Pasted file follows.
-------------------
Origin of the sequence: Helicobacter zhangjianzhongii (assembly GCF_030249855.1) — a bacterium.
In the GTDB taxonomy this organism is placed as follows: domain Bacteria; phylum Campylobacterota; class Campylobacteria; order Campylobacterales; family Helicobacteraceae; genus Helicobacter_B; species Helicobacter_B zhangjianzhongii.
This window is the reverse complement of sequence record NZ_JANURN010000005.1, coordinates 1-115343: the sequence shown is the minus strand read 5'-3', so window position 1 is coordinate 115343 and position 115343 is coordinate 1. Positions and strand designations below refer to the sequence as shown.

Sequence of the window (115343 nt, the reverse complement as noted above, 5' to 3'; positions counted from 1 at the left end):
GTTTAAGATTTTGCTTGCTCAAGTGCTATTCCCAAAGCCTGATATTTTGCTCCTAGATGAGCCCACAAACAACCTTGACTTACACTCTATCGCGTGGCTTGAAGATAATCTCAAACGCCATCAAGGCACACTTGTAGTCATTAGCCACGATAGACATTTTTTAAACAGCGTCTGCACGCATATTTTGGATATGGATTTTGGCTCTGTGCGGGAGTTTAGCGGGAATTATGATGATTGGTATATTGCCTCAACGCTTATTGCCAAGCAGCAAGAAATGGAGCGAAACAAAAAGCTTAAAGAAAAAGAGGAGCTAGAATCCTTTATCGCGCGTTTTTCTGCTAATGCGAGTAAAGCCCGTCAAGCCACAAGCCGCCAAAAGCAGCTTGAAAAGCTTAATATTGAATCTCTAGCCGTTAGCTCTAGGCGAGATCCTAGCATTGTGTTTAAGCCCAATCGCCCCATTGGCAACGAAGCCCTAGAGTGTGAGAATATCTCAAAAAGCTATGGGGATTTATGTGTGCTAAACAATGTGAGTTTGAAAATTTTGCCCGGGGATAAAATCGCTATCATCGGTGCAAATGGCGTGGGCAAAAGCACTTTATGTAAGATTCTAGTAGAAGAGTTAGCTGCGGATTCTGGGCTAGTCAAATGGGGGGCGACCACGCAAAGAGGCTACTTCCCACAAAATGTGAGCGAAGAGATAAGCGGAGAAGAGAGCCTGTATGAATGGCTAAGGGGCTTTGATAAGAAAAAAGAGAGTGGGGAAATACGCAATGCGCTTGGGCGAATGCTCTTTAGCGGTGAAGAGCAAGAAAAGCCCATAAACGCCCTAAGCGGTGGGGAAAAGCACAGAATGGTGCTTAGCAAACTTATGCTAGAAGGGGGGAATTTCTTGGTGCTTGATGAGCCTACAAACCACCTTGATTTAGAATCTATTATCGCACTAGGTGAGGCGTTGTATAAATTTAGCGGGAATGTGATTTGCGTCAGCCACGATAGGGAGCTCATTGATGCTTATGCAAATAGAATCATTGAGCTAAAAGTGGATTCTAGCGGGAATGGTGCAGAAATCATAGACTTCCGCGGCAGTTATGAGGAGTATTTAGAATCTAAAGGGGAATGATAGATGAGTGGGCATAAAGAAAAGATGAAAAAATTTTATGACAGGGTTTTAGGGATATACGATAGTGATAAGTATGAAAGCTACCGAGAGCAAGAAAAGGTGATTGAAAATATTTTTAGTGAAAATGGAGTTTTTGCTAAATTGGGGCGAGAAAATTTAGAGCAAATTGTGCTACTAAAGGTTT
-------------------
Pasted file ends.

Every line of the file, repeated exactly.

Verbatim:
Origin of the sequence: Helicobacter zhangjianzhongii (assembly GCF_030249855.1) — a bacterium.
In the GTDB taxonomy this organism is placed as follows: domain Bacteria; phylum Campylobacterota; class Campylobacteria; order Campylobacterales; family Helicobacteraceae; genus Helicobacter_B; species Helicobacter_B zhangjianzhongii.
This window is the reverse complement of sequence record NZ_JANURN010000005.1, coordinates 1-115343: the sequence shown is the minus strand read 5'-3', so window position 1 is coordinate 115343 and position 115343 is coordinate 1. Positions and strand designations below refer to the sequence as shown.

Sequence of the window (115343 nt, the reverse complement as noted above, 5' to 3'; positions counted from 1 at the left end):
GTTTAAGATTTTGCTTGCTCAAGTGCTATTCCCAAAGCCTGATATTTTGCTCCTAGATGAGCCCACAAACAACCTTGACTTACACTCTATCGCGTGGCTTGAAGATAATCTCAAACGCCATCAAGGCACACTTGTAGTCATTAGCCACGATAGACATTTTTTAAACAGCGTCTGCACGCATATTTTGGATATGGATTTTGGCTCTGTGCGGGAGTTTAGCGGGAATTATGATGATTGGTATATTGCCTCAACGCTTATTGCCAAGCAGCAAGAAATGGAGCGAAACAAAAAGCTTAAAGAAAAAGAGGAGCTAGAATCCTTTATCGCGCGTTTTTCTGCTAATGCGAGTAAAGCCCGTCAAGCCACAAGCCGCCAAAAGCAGCTTGAAAAGCTTAATATTGAATCTCTAGCCGTTAGCTCTAGGCGAGATCCTAGCATTGTGTTTAAGCCCAATCGCCCCATTGGCAACGAAGCCCTAGAGTGTGAGAATATCTCAAAAAGCTATGGGGATTTATGTGTGCTAAACAATGTGAGTTTGAAAATTTTGCCCGGGGATAAAATCGCTATCATCGGTGCAAATGGCGTGGGCAAAAGCACTTTATGTAAGATTCTAGTAGAAGAGTTAGCTGCGGATTCTGGGCTAGTCAAATGGGGGGCGACCACGCAAAGAGGCTACTTCCCACAAAATGTGAGCGAAGAGATAAGCGGAGAAGAGAGCCTGTATGAATGGCTAAGGGGCTTTGATAAGAAAAAAGAGAGTGGGGAAATACGCAATGCGCTTGGGCGAATGCTCTTTAGCGGTGAAGAGCAAGAAAAGCCCATAAACGCCCTAAGCGGTGGGGAAAAGCACAGAATGGTGCTTAGCAAACTTATGCTAGAAGGGGGGAATTTCTTGGTGCTTGATGAGCCTACAAACCACCTTGATTTAGAATCTATTATCGCACTAGGTGAGGCGTTGTATAAATTTAGCGGGAATGTGATTTGCGTCAGCCACGATAGGGAGCTCATTGATGCTTATGCAAATAGAATCATTGAGCTAAAAGTGGATTCTAGCGGGAATGGTGCAGAAATCATAGACTTCCGCGGCAGTTATGAGGAGTATTTAGAATCTAAAGGGGAATGATAGATGAGTGGGCATAAAGAAAAGATGAAAAAATTTTATGACAGGGTTTTAGGGATATACGATAGTGATAAGTATGAAAGCTACCGAGAGCAAGAAAAGGTGATTGAAAATATTTTTAGTGAAAATGGAGTTTTTGCTAAATTGGGGCGAGAAAATTTAGAGCAAATTGTGCTACTAAAGGTTT